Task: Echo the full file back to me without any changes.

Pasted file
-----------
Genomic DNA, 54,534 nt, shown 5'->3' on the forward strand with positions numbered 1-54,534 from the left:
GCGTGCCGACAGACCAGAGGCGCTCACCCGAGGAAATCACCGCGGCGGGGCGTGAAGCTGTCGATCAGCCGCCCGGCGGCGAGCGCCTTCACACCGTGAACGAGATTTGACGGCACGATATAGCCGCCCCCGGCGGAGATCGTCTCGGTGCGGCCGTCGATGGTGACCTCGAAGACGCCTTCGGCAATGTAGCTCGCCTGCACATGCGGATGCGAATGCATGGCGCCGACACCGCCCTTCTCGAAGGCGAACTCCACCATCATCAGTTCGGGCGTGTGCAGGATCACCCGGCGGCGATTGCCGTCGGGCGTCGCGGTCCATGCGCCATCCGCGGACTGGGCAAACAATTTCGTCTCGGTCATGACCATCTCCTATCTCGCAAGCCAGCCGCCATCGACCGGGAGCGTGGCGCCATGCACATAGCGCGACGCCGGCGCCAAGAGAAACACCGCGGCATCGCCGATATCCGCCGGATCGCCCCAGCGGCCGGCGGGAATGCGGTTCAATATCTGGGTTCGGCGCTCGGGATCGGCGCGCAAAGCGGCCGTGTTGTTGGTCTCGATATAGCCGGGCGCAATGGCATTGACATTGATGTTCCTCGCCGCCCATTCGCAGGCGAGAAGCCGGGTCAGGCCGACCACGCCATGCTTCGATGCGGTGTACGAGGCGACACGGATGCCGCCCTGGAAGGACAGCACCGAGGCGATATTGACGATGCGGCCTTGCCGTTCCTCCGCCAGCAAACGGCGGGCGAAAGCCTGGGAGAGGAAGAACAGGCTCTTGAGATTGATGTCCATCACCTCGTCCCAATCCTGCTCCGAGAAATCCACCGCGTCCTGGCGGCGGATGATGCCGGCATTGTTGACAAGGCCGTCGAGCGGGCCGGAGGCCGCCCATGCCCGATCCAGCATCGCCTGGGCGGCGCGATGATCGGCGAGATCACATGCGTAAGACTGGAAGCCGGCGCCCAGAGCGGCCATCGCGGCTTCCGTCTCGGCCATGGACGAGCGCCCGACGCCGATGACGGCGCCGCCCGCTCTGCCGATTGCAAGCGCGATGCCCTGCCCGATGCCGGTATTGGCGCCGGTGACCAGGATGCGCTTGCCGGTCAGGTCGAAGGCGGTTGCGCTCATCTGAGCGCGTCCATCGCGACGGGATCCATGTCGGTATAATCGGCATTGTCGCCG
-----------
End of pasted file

Genomic DNA, 54,534 nt, shown 5'->3' on the forward strand with positions numbered 1-54,534 from the left:
GCGTGCCGACAGACCAGAGGCGCTCACCCGAGGAAATCACCGCGGCGGGGCGTGAAGCTGTCGATCAGCCGCCCGGCGGCGAGCGCCTTCACACCGTGAACGAGATTTGACGGCACGATATAGCCGCCCCCGGCGGAGATCGTCTCGGTGCGGCCGTCGATGGTGACCTCGAAGACGCCTTCGGCAATGTAGCTCGCCTGCACATGCGGATGCGAATGCATGGCGCCGACACCGCCCTTCTCGAAGGCGAACTCCACCATCATCAGTTCGGGCGTGTGCAGGATCACCCGGCGGCGATTGCCGTCGGGCGTCGCGGTCCATGCGCCATCCGCGGACTGGGCAAACAATTTCGTCTCGGTCATGACCATCTCCTATCTCGCAAGCCAGCCGCCATCGACCGGGAGCGTGGCGCCATGCACATAGCGCGACGCCGGCGCCAAGAGAAACACCGCGGCATCGCCGATATCCGCCGGATCGCCCCAGCGGCCGGCGGGAATGCGGTTCAATATCTGGGTTCGGCGCTCGGGATCGGCGCGCAAAGCGGCCGTGTTGTTGGTCTCGATATAGCCGGGCGCAATGGCATTGACATTGATGTTCCTCGCCGCCCATTCGCAGGCGAGAAGCCGGGTCAGGCCGACCACGCCATGCTTCGATGCGGTGTACGAGGCGACACGGATGCCGCCCTGGAAGGACAGCACCGAGGCGATATTGACGATGCGGCCTTGCCGTTCCTCCGCCAGCAAACGGCGGGCGAAAGCCTGGGAGAGGAAGAACAGGCTCTTGAGATTGATGTCCATCACCTCGTCCCAATCCTGCTCCGAGAAATCCACCGCGTCCTGGCGGCGGATGATGCCGGCATTGTTGACAAGGCCGTCGAGCGGGCCGGAGGCCGCCCATGCCCGATCCAGCATCGCCTGGGCGGCGCGATGATCGGCGAGATCACATGCGTAAGACTGGAAGCCGGCGCCCAGAGCGGCCATCGCGGCTTCCGTCTCGGCCATGGACGAGCGCCCGACGCCGATGACGGCGCCGCCCGCTCTGCCGATTGCAAGCGCGATGCCCTGCCCGATGCCGGTATTGGCGCCGGTGACCAGGATGCGCTTGCCGGTCAGGTCGAAGGCGGTTGCGCTCATCTGAGCGCGTCCATCGCGACGGGATCCATGTCGGTATAATCGGCATTGTCGCCG